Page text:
Penguin Books, 2010,
£10.99 (2010 pricing)
498pp, soft covers;
illustrated plus notes, bibliography and index.
Also available as an eBook.
Miranda Carter describes Wilhelm’s lack of lack of tact and diplomacy, that Nicholas II was weak, horrified when his hearty father Alexander III died unexpectedly (of Bright’s Disease) at the age of 49. He complained that he was unready to rule and was unfit to be an emperor. He never 'became ready’. Married to a woman he loved, all Nicholas wanted to do was play ‘happy families’; Alexandra was crushingly shy and uncomfortable with court life. Together the pair alienated subjects by hiding away at Tsarskoe Selot and their reliance on Rasputin further alienated them from both the court and population.
Franz-Joseph of Austria’s problems were different. His ethnically diverse empire was unmanageably large, court protocol stultifying. Although the assassination of Franz-Ferdinand’s assassination freed him of the burden of an heir he did not like, he proved too old to deal with 20th century war knowing that his empire could not survive it.
Miranda Carter’s The Three Emperors shows that these three nations lacked diplomatic ability and judgement. None had recognised how industrialisation and urbanisation had changed the attitudes of the workers, many of whom had swapped agricultural life for the cities and, now, demanded greater rights.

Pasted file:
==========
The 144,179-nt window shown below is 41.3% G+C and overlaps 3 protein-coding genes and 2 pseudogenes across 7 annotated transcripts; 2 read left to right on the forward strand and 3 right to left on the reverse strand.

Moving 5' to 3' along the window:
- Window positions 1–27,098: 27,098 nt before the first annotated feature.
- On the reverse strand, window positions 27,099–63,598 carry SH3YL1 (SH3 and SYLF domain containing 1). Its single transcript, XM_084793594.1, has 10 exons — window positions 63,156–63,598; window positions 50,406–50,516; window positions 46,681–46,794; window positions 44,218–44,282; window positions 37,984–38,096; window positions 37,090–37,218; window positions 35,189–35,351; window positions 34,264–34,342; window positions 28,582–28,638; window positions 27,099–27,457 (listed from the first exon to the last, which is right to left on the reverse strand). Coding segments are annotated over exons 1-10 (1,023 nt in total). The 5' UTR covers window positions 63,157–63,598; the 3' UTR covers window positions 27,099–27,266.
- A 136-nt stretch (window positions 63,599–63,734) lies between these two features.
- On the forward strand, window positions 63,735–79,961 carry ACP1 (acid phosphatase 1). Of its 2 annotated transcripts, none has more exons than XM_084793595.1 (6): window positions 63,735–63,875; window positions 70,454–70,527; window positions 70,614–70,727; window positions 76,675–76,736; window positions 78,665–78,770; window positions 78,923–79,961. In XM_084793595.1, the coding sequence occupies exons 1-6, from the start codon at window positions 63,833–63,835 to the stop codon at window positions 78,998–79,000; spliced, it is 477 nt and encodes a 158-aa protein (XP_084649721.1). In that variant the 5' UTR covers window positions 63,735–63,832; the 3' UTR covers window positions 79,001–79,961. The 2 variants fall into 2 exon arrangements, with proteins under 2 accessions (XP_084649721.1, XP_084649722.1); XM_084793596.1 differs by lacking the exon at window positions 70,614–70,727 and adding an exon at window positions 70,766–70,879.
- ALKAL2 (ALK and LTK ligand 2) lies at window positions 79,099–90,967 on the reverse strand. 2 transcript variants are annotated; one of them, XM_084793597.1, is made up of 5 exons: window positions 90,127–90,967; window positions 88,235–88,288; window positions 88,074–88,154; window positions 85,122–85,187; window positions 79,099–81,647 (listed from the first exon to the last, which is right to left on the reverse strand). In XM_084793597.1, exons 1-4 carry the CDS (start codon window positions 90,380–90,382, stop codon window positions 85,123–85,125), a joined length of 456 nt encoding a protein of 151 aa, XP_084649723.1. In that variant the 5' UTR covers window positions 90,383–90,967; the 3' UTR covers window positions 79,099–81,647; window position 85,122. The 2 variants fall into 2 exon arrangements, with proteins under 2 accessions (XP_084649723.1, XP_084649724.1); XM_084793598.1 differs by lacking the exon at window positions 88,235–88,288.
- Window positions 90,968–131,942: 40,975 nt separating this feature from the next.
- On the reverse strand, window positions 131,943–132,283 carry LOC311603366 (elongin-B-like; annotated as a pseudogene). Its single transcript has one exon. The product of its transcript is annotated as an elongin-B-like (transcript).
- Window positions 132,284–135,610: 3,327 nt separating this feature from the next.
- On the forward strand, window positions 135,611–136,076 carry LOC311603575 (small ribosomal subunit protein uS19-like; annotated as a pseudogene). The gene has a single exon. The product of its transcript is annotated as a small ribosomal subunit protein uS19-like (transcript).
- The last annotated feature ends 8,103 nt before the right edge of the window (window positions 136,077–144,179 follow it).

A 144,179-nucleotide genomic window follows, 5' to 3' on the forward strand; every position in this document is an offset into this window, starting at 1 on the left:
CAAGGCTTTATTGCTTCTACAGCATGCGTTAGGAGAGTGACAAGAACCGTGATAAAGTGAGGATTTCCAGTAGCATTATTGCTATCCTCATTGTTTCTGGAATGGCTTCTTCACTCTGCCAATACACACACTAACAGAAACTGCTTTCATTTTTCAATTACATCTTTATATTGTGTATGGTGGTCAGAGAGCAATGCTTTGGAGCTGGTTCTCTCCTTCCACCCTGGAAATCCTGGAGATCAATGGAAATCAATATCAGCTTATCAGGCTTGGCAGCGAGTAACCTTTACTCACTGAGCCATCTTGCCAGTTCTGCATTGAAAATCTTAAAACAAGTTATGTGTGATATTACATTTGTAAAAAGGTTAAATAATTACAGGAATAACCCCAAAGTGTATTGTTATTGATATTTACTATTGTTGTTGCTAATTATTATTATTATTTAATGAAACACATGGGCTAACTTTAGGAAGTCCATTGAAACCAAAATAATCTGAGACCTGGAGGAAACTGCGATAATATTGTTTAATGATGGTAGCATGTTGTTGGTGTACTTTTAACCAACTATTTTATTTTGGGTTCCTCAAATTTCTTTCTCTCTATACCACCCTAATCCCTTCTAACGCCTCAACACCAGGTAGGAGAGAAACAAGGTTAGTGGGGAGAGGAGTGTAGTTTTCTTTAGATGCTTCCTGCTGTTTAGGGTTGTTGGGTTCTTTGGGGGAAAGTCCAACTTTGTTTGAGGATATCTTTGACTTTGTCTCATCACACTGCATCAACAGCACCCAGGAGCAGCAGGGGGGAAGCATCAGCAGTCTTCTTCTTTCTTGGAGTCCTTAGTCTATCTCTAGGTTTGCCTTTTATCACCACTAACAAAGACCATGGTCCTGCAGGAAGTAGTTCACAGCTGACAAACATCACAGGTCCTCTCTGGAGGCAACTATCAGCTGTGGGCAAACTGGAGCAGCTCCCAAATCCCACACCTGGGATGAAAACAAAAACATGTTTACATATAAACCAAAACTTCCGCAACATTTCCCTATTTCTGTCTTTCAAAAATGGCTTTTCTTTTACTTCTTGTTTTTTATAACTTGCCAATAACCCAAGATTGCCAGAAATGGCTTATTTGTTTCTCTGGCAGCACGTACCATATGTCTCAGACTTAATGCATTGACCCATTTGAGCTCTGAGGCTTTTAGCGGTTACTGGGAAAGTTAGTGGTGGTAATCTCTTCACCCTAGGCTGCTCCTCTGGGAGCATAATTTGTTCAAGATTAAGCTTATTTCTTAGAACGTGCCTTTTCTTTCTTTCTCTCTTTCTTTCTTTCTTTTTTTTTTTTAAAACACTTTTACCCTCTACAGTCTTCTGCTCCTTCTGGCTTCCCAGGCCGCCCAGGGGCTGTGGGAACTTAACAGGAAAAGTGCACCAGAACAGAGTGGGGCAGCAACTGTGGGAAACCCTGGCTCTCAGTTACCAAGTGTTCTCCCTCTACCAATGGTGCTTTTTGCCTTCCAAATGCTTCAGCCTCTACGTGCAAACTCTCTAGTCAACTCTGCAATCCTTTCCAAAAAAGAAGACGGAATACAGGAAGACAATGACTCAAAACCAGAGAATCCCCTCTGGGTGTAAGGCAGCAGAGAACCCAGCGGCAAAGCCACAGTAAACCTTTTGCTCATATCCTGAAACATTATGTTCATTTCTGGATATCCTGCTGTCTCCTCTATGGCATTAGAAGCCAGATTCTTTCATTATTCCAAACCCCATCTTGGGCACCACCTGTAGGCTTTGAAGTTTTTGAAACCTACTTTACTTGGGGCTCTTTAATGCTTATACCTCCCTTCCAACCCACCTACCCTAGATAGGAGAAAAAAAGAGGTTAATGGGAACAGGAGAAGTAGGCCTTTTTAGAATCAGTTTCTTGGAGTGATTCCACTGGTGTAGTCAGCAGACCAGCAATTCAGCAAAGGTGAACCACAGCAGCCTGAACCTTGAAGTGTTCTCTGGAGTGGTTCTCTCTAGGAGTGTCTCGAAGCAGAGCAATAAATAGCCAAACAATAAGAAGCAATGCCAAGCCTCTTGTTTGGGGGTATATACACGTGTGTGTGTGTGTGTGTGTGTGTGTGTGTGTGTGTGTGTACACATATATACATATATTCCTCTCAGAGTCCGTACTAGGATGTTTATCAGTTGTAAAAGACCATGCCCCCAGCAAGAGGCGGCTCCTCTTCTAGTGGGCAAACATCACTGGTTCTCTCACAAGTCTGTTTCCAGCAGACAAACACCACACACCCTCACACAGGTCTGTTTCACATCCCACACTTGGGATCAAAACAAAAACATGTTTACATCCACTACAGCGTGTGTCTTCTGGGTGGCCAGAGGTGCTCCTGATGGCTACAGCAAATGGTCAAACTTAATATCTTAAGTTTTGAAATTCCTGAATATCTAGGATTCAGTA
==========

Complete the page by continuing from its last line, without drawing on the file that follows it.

George V comes across as a simple, rather brusque man; neither particularly bright nor demonstrative, both crushed by the war and the inevitable alienation of close family members. He found the murder of the tsar and his family a severe blow. However, as he had back-pedalled on providing asylum for the imperial family, one wonders how much this preyed on his mind for the rest of his life
Once you start reading this book it is so easy to see disaster lurking around the corner, particularly after 1870.
Reviewed by Barbara Taylor